I know you are mad and I know you want to hurt him back but maybe think about holding off on putting money on his account. Maybe decide that you will put X on his account per month and no more no matter what he asks.

    See, I know what it is like to be delusional and have people try to tell you something and you think they are wrong. Mine wasnt from mental illness but it doesnt matter.

    I was in a coma back in 08 from meningitis and when I was coming out of the coma and right after that, I had some wild delusions. I even thought I was pregnant with twins! I had lost the ability to use my legs but no one could convince me I couldnt just get up from the bed and walk to the bathroom so several times I fell down trying to get up and walk. You cant convince someone of something that they really believe.
  5. SeekingStrength

    SeekingStrength Well-Known Member

    Oh Tish, Oh Tish, Oh Tish,

    Many times I relate to what others post on this forum but your latest story beats all others for that! Your son sounds exactly like my difficult child. He got somewhat nicer while incarcerated the last time. The first time he was in jail for four days or so and got word to us not to visit. But, years down the road, when he was incarcerated about 18 months, he was okay with a visit and letters. Phone calls ...he was usually nice, but not always. But, he never felt bad about asking his wicked, uncaring parents for money for his account and books from Amazon.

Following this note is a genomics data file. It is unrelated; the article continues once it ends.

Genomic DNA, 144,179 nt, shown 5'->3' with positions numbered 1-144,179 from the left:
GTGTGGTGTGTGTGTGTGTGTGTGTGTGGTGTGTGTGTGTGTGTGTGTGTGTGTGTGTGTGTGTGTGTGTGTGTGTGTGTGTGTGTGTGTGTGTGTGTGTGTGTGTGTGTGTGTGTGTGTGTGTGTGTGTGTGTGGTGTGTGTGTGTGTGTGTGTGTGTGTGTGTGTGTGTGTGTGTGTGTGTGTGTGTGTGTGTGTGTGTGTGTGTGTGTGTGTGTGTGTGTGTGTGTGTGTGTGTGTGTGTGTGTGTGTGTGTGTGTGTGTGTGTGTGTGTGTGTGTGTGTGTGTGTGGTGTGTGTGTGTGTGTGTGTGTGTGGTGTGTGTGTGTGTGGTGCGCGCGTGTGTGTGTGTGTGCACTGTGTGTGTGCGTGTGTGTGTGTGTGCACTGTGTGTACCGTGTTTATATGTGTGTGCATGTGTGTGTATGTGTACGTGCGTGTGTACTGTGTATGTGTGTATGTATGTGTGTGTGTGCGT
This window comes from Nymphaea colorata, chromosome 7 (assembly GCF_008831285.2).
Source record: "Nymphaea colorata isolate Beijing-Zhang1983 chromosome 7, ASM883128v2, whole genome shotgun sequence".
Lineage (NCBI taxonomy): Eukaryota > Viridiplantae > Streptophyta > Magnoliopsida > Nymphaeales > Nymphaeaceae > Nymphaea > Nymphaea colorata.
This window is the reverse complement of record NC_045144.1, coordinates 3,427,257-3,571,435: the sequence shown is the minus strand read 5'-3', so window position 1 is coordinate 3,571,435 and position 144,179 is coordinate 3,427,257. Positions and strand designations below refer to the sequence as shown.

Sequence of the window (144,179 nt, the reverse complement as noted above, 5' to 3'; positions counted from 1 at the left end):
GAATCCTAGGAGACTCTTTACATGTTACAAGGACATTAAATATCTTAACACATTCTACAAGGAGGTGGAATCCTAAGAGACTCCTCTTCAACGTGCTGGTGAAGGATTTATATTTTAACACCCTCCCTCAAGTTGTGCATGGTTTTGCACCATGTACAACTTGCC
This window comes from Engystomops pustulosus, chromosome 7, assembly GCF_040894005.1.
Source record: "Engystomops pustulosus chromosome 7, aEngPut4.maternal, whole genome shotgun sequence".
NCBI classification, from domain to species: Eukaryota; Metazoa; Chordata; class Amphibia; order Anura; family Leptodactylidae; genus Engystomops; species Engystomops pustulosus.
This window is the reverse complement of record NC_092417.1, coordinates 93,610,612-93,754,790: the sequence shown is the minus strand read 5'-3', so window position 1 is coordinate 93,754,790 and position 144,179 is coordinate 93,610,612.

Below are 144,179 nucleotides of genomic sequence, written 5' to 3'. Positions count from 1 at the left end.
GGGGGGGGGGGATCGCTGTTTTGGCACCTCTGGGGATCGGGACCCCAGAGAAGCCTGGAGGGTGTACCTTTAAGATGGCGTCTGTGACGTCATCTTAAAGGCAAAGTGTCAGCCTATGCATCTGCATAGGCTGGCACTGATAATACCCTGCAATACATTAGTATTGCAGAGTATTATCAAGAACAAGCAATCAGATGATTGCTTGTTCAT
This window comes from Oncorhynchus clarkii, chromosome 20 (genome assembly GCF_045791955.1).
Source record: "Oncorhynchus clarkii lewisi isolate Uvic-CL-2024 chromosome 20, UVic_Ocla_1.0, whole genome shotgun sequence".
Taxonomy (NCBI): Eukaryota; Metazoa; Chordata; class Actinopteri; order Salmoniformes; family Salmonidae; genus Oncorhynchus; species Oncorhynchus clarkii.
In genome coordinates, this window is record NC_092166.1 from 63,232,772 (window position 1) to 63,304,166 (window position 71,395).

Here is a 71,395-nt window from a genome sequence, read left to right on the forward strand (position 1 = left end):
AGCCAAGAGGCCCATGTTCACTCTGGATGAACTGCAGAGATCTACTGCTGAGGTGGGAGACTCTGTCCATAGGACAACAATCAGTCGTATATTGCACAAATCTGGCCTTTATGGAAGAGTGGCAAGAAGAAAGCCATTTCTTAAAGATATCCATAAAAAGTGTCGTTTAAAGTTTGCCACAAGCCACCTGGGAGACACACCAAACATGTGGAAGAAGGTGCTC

HOWEVER, between those stints of being locked up, and again, AFTER he got out the last time (about 7 years ago), what you describe your son as doing has been my difficult child's mode of operation. Oh my goodness. Totally our fault he was incarcerated. Very delusional about his childhood. In fact, his younger sister felt badly for him initially and was writing him while he was in jail. She stopped because his letters became scary delusional --- wanting her to share in his memories of their childhood. She never told us any specifics. She is a psychological examiner and does not scare easily when it comes to minds.

    We treated the other two kids way better
    We called him a "little liar" when he was six years old
    He had to earn video game time by reading